Testicular Cancer Risk, Its Related Factors
The rate of Testicular Cancer Risk has been increasing over the past 40 years. Testicular cancer risk in white men is more prevalent than in black, Asian, or other nonwhite ethnic groups. While in the past men of any ethnicity with higher socioeconomic status and more education; the Testicular Cancer Risk difference has diminished over time.
Absence of one or both testes (Cryptorchidism) or undescended testicles are currently the most common testicular cancer risk factors. Other testicular cancer risk factors include prenatal exposure to estrogen, testicular abnormalities, and genetic disorders that affect sexual development, such as Kleinfelter’s Syndrome.
What is a Risk Factor?
A risk factor is anything that changes your chance of getting a disease such as cancer. Different cancers have different risk factors. Just as having no risk factors doesn’t mean you won’t get the disease.
Main Testicular Cancer Risk Factors:
One of the main testicular cancer risk factors for testicular cancer is a condition called cryptorchidism, or undescended testicle(s). This means that one or both testicles fail to move into the scrotum before birth. Males with cryptorchidism are several times more likely to get testicular cancer than those with normally descended testicles.
A family history of testicular cancer increases the testicular cancer risk. If a man has the disease, there is an increased testicular cancer risk that one or more of his brothers or sons will also develop it. But only about 3% of testicular cancer cases are actually found to occur in families. Most men with testicular cancer do not have a family history of the disease.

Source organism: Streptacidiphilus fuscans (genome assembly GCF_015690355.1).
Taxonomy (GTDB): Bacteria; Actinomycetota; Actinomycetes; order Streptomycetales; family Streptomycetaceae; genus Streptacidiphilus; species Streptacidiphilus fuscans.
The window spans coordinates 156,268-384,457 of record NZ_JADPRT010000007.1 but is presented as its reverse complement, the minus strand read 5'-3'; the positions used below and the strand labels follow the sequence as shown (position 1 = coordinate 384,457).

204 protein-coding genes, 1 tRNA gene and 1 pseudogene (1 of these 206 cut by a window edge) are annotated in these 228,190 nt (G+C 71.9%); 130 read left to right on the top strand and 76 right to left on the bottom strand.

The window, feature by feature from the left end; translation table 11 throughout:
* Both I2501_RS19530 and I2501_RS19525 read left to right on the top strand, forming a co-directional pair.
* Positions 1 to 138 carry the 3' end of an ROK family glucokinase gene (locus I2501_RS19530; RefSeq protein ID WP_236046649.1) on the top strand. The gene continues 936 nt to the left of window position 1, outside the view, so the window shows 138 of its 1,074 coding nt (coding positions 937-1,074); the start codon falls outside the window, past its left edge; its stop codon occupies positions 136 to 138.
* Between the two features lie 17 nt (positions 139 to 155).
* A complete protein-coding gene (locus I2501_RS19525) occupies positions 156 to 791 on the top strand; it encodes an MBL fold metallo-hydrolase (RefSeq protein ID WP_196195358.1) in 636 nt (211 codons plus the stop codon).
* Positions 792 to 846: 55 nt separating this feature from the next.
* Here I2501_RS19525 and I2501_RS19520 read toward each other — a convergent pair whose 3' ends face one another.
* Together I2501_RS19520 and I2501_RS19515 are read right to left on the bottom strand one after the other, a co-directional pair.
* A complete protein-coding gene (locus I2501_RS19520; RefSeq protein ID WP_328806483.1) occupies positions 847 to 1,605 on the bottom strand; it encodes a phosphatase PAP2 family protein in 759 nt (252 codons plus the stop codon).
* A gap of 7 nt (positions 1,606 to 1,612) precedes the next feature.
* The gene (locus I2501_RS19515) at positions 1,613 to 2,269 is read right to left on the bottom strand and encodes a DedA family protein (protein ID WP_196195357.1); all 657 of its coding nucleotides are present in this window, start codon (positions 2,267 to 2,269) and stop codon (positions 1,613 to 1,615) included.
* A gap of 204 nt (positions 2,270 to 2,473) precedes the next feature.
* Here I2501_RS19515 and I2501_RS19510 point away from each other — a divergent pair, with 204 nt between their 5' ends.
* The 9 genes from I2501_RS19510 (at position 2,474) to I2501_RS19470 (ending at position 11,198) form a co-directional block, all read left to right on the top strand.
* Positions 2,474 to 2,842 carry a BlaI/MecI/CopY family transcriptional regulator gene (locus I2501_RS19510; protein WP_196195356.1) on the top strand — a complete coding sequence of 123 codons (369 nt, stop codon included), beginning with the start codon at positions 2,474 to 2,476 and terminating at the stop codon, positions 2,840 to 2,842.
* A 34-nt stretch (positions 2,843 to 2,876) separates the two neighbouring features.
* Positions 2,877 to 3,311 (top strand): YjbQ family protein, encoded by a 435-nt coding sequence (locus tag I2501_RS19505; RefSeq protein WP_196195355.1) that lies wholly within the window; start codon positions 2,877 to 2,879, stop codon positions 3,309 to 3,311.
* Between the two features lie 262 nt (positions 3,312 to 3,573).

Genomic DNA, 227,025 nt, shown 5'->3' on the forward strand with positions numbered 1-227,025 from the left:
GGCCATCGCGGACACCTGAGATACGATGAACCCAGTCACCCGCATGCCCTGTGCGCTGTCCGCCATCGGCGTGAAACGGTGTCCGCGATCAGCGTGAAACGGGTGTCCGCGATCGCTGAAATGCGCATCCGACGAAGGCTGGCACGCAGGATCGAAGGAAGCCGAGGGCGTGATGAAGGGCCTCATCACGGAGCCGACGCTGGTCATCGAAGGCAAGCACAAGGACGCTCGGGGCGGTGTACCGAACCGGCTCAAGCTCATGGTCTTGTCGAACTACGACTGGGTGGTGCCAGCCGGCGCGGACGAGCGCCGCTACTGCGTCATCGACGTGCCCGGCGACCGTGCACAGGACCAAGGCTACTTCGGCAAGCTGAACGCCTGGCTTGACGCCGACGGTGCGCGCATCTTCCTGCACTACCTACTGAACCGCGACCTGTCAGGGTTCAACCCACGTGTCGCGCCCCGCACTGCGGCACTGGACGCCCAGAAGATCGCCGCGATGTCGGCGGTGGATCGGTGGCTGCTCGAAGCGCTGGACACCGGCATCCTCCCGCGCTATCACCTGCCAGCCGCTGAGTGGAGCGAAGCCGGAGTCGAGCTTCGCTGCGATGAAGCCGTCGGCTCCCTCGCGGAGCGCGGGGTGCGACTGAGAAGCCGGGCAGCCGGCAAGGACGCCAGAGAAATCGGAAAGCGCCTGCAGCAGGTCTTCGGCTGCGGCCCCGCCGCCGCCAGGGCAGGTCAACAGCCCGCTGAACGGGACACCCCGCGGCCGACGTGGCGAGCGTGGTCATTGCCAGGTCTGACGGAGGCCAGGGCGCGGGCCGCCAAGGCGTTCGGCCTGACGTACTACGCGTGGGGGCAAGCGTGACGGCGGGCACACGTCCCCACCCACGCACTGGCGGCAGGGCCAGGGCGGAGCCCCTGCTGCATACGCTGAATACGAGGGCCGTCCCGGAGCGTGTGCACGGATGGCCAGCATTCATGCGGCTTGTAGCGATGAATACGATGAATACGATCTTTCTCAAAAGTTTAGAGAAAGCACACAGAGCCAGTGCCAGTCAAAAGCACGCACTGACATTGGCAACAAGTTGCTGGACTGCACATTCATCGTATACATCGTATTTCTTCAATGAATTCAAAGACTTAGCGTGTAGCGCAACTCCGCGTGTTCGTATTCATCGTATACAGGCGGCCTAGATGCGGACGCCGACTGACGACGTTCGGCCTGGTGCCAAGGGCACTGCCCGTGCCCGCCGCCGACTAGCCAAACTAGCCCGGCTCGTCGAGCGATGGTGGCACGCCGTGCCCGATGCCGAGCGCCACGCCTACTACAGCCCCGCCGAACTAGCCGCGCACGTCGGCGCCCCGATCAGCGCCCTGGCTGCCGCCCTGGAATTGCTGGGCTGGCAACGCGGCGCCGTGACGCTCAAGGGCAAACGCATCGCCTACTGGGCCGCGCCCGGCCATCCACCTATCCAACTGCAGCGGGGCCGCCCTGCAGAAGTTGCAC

Some evidence has shown that men infected with the human immunodeficiency virus (HIV), are at increased testicular cancer risk. No other infections have been shown to increase testicular cancer risk.
Carcinoma in situ
This condition, does not produce a mass or cause any symptoms. It isn’t clear how often carcinoma in situ (CIS) in the testicles progresses to cancer. In some cases, CIS is found in men who have a testicular biopsy to evaluate infertility or have a testicle removed because of cryptorchidism.
Cancer of the other testicle
A personal history of testicular cancer is another testicular cancer risk factor. About 3% or 4% of men who have been cured of cancer in one testicle will eventually develop cancer in the other testicle.
About 50% of testicular cancers occur in men between the ages of 20 and 34. But this cancer can affect males of any age, including infants and elderly men.
Race and ethnicity
The testicular cancer risk among white men is about 5 times that of black men and more than 3 times that of Asian-American and American Indian men. The testicular cancer risk for Hispanics/Latinos falls between that of Asians and non-Hispanic/Latino whites. The reason for these differences is not known. Worldwide, the risk of developing this disease is highest among men living in the United States and Europe and lowest among men living in Africa or Asia.
Some studies have found that the testicular cancer risk is somewhat higher in tall men, but other studies have not.
*Source: American Cancer Society